Before I went MPFI / Turbo on this motor, the sender was in the thermostat housing. I had a heater hose pop off while I was in a store. I started the engine and left with no coolant in the engine. About 2 or 3 minutes later, I hear pinging in the engine, look down and the gauge is in the normal area.

    Knowing there was something wrong (due to the pinging and power loss) I pulled off, stopped the engine and opened the hood. As I was pulling over, the gauge was at 3/4 scale (high normal). Been driving at 65 MPH for 4 to 5 minutes w/o coolant.

    I saw what happened but the engine was too hot to work on. It was smoking from all over and I could feel heat radiating so I sat down in the car waiting for it to cool off. When I turned the key back ON (without starting), the gauge was over past 280.

    Over the next minute it went so far past 280 that the needle was not visible in the instrument panel!!!

    This episode damaged the engine and it had piston slap (knocking) from that point until the rebuild and turbo install.

    After this I moved the sensor to the rear head and it has worked better since that. One time the lower radiator hose blew off, and it immediately responded and hit 250 by the time I stopped (less than a mile) Never went off-scale after shutdown, maybe hit 280 before it started cooling off.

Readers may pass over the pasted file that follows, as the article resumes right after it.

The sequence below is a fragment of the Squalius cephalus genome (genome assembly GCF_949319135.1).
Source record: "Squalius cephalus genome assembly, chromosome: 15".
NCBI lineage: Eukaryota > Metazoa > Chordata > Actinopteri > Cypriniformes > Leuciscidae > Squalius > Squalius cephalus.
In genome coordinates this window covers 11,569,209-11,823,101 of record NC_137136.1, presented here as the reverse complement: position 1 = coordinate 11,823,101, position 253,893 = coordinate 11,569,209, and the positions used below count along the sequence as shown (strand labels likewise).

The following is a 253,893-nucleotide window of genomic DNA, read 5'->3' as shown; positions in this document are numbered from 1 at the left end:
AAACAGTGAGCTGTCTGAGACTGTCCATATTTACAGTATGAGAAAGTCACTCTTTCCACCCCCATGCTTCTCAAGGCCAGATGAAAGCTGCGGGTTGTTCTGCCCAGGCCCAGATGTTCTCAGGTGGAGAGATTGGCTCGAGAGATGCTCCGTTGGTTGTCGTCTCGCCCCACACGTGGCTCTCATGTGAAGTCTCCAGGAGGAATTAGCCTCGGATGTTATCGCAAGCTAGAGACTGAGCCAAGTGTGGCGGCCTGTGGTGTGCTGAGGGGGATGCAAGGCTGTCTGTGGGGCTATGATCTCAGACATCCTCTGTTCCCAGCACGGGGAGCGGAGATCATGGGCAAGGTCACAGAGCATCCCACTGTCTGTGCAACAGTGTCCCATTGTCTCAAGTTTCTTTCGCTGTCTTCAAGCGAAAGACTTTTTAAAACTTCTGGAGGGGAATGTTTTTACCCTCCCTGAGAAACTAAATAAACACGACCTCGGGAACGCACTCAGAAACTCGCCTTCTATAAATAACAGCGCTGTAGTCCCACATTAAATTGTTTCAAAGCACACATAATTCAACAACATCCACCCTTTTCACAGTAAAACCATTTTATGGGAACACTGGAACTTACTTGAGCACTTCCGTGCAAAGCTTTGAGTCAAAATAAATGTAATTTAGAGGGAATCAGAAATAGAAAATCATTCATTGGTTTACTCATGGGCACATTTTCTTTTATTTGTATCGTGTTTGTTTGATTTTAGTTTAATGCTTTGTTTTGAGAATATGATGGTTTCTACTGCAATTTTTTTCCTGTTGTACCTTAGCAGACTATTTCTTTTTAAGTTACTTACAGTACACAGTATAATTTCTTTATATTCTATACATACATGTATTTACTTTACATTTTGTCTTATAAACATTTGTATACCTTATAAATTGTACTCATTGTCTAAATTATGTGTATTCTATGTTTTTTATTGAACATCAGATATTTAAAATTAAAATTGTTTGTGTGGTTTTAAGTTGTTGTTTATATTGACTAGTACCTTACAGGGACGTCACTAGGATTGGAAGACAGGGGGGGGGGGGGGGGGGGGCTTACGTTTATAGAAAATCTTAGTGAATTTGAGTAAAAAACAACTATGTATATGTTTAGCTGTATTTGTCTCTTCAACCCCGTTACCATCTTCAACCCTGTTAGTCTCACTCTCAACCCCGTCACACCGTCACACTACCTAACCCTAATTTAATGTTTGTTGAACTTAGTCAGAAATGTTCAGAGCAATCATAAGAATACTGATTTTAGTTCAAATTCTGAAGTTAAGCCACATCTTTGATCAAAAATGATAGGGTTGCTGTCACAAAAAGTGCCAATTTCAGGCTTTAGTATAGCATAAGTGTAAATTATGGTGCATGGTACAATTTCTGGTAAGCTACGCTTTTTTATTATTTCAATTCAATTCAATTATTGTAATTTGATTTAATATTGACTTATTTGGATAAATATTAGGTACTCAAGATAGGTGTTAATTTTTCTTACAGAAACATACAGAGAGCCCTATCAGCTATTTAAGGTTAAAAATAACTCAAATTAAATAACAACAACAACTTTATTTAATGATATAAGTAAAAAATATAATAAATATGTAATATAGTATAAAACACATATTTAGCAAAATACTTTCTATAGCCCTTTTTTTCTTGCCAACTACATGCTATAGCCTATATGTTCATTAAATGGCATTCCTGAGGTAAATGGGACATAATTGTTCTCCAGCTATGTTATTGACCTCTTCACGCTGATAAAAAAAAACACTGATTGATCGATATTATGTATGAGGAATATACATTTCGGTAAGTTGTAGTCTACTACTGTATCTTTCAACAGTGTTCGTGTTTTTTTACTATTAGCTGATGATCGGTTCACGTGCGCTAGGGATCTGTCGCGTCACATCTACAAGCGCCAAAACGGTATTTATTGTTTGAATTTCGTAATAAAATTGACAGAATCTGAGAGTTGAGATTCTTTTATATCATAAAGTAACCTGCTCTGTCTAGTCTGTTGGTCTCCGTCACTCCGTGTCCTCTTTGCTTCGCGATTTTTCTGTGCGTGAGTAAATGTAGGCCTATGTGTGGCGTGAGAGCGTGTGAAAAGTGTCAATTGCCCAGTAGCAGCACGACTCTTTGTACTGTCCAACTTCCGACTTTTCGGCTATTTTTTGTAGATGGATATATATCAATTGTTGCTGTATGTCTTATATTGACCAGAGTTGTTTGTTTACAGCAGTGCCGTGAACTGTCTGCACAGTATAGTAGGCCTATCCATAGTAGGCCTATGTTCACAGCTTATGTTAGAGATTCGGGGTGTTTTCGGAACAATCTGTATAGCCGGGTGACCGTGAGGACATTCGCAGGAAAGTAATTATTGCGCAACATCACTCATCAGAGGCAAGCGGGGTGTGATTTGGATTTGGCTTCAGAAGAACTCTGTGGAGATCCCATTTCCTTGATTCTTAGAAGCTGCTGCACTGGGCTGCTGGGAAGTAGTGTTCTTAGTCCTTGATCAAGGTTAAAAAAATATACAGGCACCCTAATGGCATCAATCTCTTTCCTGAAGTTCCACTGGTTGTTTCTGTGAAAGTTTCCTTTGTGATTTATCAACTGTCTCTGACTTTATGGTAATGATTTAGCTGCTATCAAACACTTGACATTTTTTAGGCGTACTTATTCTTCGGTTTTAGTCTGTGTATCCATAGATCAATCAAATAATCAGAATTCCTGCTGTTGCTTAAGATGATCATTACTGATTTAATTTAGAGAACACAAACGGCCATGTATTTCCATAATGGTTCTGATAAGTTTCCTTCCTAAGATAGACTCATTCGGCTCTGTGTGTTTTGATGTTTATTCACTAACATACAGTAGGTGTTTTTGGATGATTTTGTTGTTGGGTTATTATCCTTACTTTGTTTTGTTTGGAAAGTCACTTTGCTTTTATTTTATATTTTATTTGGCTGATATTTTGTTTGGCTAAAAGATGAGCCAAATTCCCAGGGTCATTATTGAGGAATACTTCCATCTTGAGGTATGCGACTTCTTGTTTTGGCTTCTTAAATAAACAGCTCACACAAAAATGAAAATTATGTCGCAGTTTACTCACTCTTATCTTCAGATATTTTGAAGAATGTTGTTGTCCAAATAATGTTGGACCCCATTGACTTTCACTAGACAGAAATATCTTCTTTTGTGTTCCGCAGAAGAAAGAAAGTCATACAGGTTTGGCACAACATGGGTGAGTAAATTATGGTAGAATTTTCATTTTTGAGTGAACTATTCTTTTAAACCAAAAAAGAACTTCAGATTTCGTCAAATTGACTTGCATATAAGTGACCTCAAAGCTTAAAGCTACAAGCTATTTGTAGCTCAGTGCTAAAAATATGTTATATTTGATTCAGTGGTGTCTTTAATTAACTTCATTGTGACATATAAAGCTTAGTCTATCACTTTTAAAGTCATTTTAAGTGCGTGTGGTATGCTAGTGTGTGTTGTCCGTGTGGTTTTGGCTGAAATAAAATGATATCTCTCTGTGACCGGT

In my opinion; the water outlet where you get a better true reading from both banks, it is the place for the ECM sensor. But for fastest response in abnormal operating conditioins, the heads are a safer location for the warning sensor.

    If you had a dummy light and a gauge, you might put the dummy light switch in the head and the gauge sender in the water outlet with the ECM sensor?

    Interesting points!

    Thanks,
    David

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  • mickstan_VR
    replied
    David, your temp guage location theory is all good except that on these 60 degree motors you can get a false reading in the head. The guage will read hotter than it actually is because of the design of the head. There is a "dead" spot where the sensor goes. Poor coolant circulation in that area. You can get a more accurate, balanced reading of whats going on in both heads from the water neck area. Thats where the ecm is getting its readings from anyway.
    I know its overkill, but 3 temp guages, one in the left head, one in the right, and one at the neck would give the best readings. It would be interesting to see, but a pita to do!

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  • turbokinetic
    replied
    I thought all the diesels had a temp gauge. Guess I'm wrong?

    The wiring diagram worked out OK except one ground was bad in the car's harness. After I fixed that everything worked.

    David

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  • LordDurock
    replied
    errr..................so it looks like i have to do work to do a swaps............thats sad. oh well great job any ways. it looks nice